UPDATED 13:11 EST / NOVEMBER 24 2021

APPS

Report: Apple partners with TSMC for four-nanometer modem chips

Apple Inc. is reportedly partnering with Taiwan Semiconductor Manufacturing Co. to produce iPhone modems using the chipmaker’s four-nanometer manufacturing process. 

Nikkei Asia today reported that the modem chips are expected to enter mass production in 2023. The timing suggests that the chips could potentially ship with the 2023 iPhones, depending on when mass production will begin.

Modem chips are used by handsets such as the iPhone to connect to carrier networks. Apple currently sources its modem chips from Qualcomm Inc., which also supplies the iPhone maker with a number of related device components necessary for mobile connectivity. 

In recent years, signs have emerged that the iPhone maker is looking to reduce its reliance on Qualcomm.

In 2019, Apple acquired Intel Corp.’s modem chip business for $1 billion. The following year, a report emerged that the iPhone maker had begun developing an in-house modem chip. Qualcomm indirectly confirmed the rumors this past November: the chipmaker told investors that it expects to make only 20% of Apple’s modems in 2023.

According to today’s report, the modems that Apple will make in partnership with TSMC starting from 2023 will feature support for 5G. Apple will reportedly use TSMC’s five-nanometer manufacturing process to create the chip’s design and produce the first prototypes. Once development is complete, Apple will switch to the newer four-nanometer manufacturing process for mass production.

Today’s report also contained a number of other details about Apple’s chip roadmap. In addition to the modem, Apple is said to be developing complementary “radio frequency and millimeter wave components.” 

Little information is available about the homegrown radio frequency and millimeter technologies Apple is rumored to be developing. But Qualcomm, Apple’s current modem supplier, shares key technical details about its products. 

Alongside its modems, Qualcomm sells complementary millimeter wave antennas, which send and receive the radio signals used for 5G connections. Millimeter wave is the industry term for data that is transmitted in radio bands ranging from 24 to 40 gigahertz. The technology enables faster connections than the other type of 5G connectivity commonly available in mobile devices, which is known as sub-6GHz 5G and uses lower-frequency radio bands.

Qualcomm also supplies smartphone makers that use its modems with so-called radio frequency frontend technology. Radio frequency frontend is the umbrella term for an array of components that help a phone’s modem establish wireless connections. The components amplify wireless signals, filter interference and perform other important tasks.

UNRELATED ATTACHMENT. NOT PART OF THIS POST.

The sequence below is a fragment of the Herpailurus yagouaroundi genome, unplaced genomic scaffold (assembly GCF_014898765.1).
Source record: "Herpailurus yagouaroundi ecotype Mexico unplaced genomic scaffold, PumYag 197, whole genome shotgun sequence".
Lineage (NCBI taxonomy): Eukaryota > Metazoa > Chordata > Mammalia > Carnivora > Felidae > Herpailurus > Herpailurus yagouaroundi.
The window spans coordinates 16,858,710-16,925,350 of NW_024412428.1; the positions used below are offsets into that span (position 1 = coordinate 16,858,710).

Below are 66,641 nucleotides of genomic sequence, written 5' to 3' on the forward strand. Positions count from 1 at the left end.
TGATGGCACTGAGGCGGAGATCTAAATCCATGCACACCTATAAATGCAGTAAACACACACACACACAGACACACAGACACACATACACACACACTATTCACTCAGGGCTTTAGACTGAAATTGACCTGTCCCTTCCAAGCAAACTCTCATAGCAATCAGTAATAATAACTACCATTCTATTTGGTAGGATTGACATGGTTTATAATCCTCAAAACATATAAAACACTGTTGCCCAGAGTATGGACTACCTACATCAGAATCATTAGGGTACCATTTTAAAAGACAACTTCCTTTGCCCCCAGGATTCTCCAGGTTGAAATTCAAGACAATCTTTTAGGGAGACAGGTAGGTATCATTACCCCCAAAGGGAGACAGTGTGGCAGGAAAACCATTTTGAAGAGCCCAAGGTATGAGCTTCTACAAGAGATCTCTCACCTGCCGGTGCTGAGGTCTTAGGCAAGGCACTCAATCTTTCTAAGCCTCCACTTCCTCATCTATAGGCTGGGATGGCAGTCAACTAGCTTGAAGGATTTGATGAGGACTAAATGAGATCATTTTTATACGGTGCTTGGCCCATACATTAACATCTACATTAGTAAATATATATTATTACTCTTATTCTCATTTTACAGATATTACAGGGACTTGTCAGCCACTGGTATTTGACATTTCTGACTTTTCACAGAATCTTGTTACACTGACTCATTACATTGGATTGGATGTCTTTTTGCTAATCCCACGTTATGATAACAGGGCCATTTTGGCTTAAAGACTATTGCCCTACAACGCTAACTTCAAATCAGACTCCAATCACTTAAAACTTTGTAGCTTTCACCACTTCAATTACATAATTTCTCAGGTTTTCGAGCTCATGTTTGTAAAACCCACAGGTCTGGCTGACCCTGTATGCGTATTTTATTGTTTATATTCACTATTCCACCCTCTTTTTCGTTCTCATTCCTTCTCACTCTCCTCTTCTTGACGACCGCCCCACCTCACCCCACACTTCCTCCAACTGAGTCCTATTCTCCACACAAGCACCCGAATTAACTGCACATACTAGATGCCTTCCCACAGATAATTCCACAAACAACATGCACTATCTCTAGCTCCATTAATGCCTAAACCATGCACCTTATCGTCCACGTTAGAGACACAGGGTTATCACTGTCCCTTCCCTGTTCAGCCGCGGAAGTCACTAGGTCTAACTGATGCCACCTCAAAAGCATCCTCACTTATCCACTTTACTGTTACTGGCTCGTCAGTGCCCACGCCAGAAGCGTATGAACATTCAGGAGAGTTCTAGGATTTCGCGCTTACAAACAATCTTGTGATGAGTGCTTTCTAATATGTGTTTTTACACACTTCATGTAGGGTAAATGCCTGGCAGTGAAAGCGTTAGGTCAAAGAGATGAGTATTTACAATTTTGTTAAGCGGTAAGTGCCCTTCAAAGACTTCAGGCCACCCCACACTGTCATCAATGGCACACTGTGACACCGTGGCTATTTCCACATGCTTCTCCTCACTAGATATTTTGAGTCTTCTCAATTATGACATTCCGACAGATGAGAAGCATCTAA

Apple’s modem is reportedly one of several new chips that the company intends to incorporate into its products in the next two years. During the second half of 2022, Apple is expected to start using TSMC’s four-nanometer manufacturing technology to make processors for the iPhone. The processors in current iPhones are based on TSMC’s five-nanometer manufacturing technology.

Further down the line, in 2023, Apple reportedly intends once again to change how it produces iPhone chips. That year, the company is expected to adopt TSMC’s three-nanometer process. Three-nanometer chips will reportedly be capable of providing 10% to 15% higher performance than products made using TSMC’s five-nanometer process while using the same amount of electricity. Alternatively, companies will have the option to design chips that provide the same performance but use 25% to 30% less electricity.

Sources told Nikkei Asia that it’s believed Apple’s switch from Qualcomm modems to internally designed chips could help the iPhone maker reduce costs. Additionally, the move could lead Apple to update the design of its iPhones’ main processors. Switching to an in-house design would give the company the option to integrate its modem chip directly into the iPhone’s processor rather than deploy it as a separate component, which could help increase efficiency. 

Image: Apple

A message from John Furrier, co-founder of SiliconANGLE:

Show your support for our mission by joining our Cube Club and Cube Event Community of experts. Join the community that includes Amazon Web Services and Amazon.com CEO Andy Jassy, Dell Technologies founder and CEO Michael Dell, Intel CEO Pat Gelsinger and many more luminaries and experts.

Join Our Community 

Click here to join the free and open Startup Showcase event.

“TheCUBE is part of re:Invent, you know, you guys really are a part of the event and we really appreciate your coming here and I know people appreciate the content you create as well” – Andy Jassy

We really want to hear from you, and we’re looking forward to seeing you at the event and in theCUBE Club.

Click here to join the free and open Startup Showcase event.